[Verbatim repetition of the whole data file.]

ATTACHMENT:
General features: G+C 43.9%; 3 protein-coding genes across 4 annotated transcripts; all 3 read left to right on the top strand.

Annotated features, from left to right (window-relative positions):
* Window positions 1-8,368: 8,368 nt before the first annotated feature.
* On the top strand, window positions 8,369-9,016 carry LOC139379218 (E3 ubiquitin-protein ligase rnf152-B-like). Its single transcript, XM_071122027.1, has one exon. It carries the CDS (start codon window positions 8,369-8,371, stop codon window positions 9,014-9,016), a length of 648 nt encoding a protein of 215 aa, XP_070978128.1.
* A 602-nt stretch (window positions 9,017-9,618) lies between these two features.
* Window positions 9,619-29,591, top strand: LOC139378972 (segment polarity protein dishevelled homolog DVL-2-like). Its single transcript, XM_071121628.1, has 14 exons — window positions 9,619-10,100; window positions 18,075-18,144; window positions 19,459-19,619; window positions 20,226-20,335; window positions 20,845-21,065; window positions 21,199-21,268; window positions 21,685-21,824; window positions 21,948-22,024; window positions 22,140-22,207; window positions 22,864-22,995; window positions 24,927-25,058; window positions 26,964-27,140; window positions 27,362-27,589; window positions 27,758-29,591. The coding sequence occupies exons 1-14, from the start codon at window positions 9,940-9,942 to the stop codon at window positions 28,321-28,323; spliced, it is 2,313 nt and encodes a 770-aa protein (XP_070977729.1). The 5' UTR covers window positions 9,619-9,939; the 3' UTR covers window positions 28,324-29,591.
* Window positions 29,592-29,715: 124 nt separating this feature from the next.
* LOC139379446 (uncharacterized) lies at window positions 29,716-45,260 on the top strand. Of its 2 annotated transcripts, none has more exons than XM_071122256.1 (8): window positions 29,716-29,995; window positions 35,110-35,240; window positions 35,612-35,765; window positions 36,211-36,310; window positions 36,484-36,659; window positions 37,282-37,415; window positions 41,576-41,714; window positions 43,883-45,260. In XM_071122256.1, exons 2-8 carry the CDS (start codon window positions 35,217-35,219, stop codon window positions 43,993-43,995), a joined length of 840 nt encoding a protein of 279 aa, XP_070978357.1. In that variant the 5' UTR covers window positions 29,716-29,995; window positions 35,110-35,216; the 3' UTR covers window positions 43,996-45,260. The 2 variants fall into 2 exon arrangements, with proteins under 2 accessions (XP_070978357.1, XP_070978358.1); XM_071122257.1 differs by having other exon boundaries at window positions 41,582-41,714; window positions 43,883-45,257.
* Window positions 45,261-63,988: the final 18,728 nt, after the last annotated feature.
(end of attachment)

General features: G+C 43.9%; 3 protein-coding genes across 4 annotated transcripts; all 3 read left to right on the top strand.

Annotated features, from left to right (window-relative positions):
* Window positions 1-8,368: 8,368 nt before the first annotated feature.
* On the top strand, window positions 8,369-9,016 carry LOC139379218 (E3 ubiquitin-protein ligase rnf152-B-like). Its single transcript, XM_071122027.1, has one exon. It carries the CDS (start codon window positions 8,369-8,371, stop codon window positions 9,014-9,016), a length of 648 nt encoding a protein of 215 aa, XP_070978128.1.
* A 602-nt stretch (window positions 9,017-9,618) lies between these two features.
* Window positions 9,619-29,591, top strand: LOC139378972 (segment polarity protein dishevelled homolog DVL-2-like). Its single transcript, XM_071121628.1, has 14 exons — window positions 9,619-10,100; window positions 18,075-18,144; window positions 19,459-19,619; window positions 20,226-20,335; window positions 20,845-21,065; window positions 21,199-21,268; window positions 21,685-21,824; window positions 21,948-22,024; window positions 22,140-22,207; window positions 22,864-22,995; window positions 24,927-25,058; window positions 26,964-27,140; window positions 27,362-27,589; window positions 27,758-29,591. The coding sequence occupies exons 1-14, from the start codon at window positions 9,940-9,942 to the stop codon at window positions 28,321-28,323; spliced, it is 2,313 nt and encodes a 770-aa protein (XP_070977729.1). The 5' UTR covers window positions 9,619-9,939; the 3' UTR covers window positions 28,324-29,591.
* Window positions 29,592-29,715: 124 nt separating this feature from the next.
* LOC139379446 (uncharacterized) lies at window positions 29,716-45,260 on the top strand. Of its 2 annotated transcripts, none has more exons than XM_071122256.1 (8): window positions 29,716-29,995; window positions 35,110-35,240; window positions 35,612-35,765; window positions 36,211-36,310; window positions 36,484-36,659; window positions 37,282-37,415; window positions 41,576-41,714; window positions 43,883-45,260. In XM_071122256.1, exons 2-8 carry the CDS (start codon window positions 35,217-35,219, stop codon window positions 43,993-43,995), a joined length of 840 nt encoding a protein of 279 aa, XP_070978357.1. In that variant the 5' UTR covers window positions 29,716-29,995; window positions 35,110-35,216; the 3' UTR covers window positions 43,996-45,260. The 2 variants fall into 2 exon arrangements, with proteins under 2 accessions (XP_070978357.1, XP_070978358.1); XM_071122257.1 differs by having other exon boundaries at window positions 41,582-41,714; window positions 43,883-45,257.
* Window positions 45,261-63,988: the final 18,728 nt, after the last annotated feature.